The midrange presents a different exposure. ST-10S sound clearly more neutral and cooler. In the M1, the voices are more present and close, feeling fuller, due to its more central and warm profile. However, it seems that the details, instrumentation and overall recreation of the middle zone, enjoy greater resolution and amount of detail, in the ST-10S.

I find more coherence and balance in the upper zone of the M1. Its highs are more explicit and, although it has less air, they look more natural, since it lacks irregularities.

The little brother M1, can't compete with the amplitude of the scene of the new ST-10S. Comparatively speaking, the M1s are simpler and more limited in this respect, despite the cleanliness of their sound. The difference is clear, the sensation of width is felt from the first moment, observing a greater depth, quantity of planes, descriptive power and better instrumental recreation, as well as a more precise and defined global positioning. The separation also goes hand in hand, a bigger sound generates more silence and therefore an equal separation.

Smabat ST-10S 21_resize.jpg


Smabat is opening a coherent path. Its new models are not mere iterations, but seek to offer new sensations. This time, the ST-10S have taken the characteristics of the two previous models, to create a different tuning, which is halfway between both, gaining in scene and separation, but offering a unique sound and not continuous, aimed at neutrality. And there lies its virtue, since there are improvements, but also innovations and differences. And that is something I value, very positively, about this brand. We will continue, totally attentive, to the new movements of Smabat...

Smabat ST-10S 22_resize.jpg

Sources Used During the Analysis

  • Burson Audio Playmate
  • Tempotec Serenade iDSD
  • HiBy R3 Pro
  • JWD JWM-115
Smabat ST-10S 23_resize.jpg


  • Construction and Design: 90
  • Construction and Design: 90
  • Accessories: 70
  • Bass: 82
  • Mids: 90
  • Treble: 75
  • Separation: 87
  • Soundstage: 91
  • Quality/Price: 85

Purchase link

You can read the full review in Spanish here:


500+ Head-Fier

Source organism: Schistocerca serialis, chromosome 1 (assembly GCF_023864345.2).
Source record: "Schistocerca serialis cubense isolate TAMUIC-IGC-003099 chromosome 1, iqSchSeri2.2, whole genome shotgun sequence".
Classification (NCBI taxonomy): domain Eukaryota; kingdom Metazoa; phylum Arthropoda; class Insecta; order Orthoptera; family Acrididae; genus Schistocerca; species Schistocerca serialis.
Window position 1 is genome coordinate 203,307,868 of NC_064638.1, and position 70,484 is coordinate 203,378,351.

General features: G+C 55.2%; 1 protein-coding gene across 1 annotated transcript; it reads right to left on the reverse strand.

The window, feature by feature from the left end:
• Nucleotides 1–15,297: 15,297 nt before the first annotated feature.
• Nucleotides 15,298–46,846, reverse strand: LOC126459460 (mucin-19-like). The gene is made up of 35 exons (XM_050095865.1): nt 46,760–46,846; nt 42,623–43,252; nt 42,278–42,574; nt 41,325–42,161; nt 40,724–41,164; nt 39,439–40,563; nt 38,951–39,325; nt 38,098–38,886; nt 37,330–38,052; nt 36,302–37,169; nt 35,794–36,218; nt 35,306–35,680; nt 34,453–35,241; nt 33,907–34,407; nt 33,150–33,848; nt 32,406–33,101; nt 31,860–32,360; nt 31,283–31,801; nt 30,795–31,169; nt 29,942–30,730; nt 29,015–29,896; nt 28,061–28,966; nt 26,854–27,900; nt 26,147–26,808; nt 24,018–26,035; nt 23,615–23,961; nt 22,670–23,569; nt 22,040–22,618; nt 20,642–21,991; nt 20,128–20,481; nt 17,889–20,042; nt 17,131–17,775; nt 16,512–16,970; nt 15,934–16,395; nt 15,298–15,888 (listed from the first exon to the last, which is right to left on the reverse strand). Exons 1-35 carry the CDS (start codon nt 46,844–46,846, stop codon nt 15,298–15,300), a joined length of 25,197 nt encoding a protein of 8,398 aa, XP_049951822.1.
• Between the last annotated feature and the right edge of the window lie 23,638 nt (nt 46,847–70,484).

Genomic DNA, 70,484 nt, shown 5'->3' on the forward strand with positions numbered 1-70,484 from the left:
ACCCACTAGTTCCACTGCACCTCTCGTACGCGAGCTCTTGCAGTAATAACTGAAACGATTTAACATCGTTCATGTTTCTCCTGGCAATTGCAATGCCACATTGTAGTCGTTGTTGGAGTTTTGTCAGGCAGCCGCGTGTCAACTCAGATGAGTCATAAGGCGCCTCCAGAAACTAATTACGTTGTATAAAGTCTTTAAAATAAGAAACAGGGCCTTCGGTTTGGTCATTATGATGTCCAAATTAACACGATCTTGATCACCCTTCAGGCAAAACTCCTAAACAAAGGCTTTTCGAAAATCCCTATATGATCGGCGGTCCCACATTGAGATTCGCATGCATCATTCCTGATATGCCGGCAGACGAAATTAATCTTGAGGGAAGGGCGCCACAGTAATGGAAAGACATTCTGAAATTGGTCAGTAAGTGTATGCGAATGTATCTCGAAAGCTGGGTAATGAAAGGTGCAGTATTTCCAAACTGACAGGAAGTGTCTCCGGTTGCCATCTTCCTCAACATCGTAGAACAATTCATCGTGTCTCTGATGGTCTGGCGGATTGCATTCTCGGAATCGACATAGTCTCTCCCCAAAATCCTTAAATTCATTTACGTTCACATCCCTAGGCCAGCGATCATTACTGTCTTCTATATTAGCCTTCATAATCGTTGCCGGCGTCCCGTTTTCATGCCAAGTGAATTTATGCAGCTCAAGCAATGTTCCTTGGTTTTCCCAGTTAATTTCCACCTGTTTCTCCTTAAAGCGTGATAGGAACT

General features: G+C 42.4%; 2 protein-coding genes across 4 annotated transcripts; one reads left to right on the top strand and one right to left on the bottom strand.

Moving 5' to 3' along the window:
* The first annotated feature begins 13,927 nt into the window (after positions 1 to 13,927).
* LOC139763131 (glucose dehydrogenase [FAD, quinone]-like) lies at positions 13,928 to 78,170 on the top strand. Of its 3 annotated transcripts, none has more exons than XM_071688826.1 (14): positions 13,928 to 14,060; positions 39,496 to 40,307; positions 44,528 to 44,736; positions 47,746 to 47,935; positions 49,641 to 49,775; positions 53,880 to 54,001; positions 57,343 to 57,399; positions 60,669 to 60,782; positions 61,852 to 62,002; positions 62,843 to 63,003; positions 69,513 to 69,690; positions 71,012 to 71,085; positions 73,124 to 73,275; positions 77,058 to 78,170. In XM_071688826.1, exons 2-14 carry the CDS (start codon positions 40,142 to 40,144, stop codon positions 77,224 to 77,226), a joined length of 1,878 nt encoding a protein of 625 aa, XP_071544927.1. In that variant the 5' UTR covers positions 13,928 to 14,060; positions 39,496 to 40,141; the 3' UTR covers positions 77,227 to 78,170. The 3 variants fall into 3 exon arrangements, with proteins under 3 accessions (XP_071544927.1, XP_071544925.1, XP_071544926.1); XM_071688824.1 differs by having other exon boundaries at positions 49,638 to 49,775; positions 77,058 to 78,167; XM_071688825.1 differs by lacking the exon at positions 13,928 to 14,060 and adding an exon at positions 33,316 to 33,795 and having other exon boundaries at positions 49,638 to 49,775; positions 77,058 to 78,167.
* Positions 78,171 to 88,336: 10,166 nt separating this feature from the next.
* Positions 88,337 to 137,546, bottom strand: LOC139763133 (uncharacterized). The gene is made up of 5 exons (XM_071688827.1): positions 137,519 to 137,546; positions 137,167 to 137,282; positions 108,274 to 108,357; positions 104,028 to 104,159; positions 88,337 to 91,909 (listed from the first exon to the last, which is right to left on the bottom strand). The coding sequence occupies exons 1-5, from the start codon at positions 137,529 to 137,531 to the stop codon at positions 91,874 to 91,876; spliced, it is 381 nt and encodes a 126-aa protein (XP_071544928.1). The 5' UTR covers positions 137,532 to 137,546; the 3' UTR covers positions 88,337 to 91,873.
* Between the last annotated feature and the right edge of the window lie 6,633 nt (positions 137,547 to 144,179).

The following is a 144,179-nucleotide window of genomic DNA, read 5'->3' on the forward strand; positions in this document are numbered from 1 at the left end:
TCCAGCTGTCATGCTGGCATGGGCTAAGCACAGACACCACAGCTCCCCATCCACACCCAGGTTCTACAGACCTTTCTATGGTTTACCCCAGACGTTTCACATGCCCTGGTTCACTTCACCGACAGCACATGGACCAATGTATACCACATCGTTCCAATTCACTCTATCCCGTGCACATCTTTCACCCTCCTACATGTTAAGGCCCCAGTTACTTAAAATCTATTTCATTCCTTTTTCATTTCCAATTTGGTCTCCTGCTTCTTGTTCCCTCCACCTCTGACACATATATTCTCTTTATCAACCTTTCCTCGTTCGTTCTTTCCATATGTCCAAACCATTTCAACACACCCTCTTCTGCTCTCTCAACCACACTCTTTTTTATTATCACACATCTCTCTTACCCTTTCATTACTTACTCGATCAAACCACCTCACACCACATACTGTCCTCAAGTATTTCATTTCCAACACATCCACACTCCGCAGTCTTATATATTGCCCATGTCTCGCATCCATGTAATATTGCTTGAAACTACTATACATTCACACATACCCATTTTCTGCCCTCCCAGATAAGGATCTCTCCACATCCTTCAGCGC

Pros: great build quality, neutral tuning, excellent technicalities, good accessory selection
Cons: not as much bass as the ST-10
The Smabat ST-10S is a high-end earbud that retails for $119.99 at the time of this review. I previously reviewed its predecessor, the ST-10, which I considered a “high-water mark for earbuds.
I purchased the ST-10S for $2.54 from HIFIHEAR on Amazon using a coupon provided by the seller. This coupon was provided to me in exchange for a fair and objective review.
This review is also available on my blog:

I used the Smabat ST-10S with the following sources:
I tested these earbuds with local FLAC and Spotify Premium. Visit my page to get an idea of what I listen to.

The Smabat ST-10S comes in a black rectangular package. The front panel has a sticker advertising Smabat’s bass-enhancing “Coiling-Up Space Acoustic” technology. A sticker on the back of the package lists specifications for the earbuds and contact information for the manufacturer.
Note: Smabat’s website failed to load at all when I attempted to visit it.
Included with the ST-10 are a pair of full foam covers, a pair of donut foam covers, a pair of full silicone covers, a tan leather pouch embossed with the Smabat logo, and an owner’s manual. The pouch is a hair smaller than the pouch included with the original ST-10 but looks and feels more premium. The pouch uses a magnetic latch instead of a snap clip, which is pretty neat.

The Smabat ST-10S has a two-part design with an outer housing for the MMCX connectors and the bass vent and an inner saucer-shaped driver enclosure. The materials used for the ST-10S are more premium than those of the ST-10 and have better held up to wear over the couple of weeks I have used it.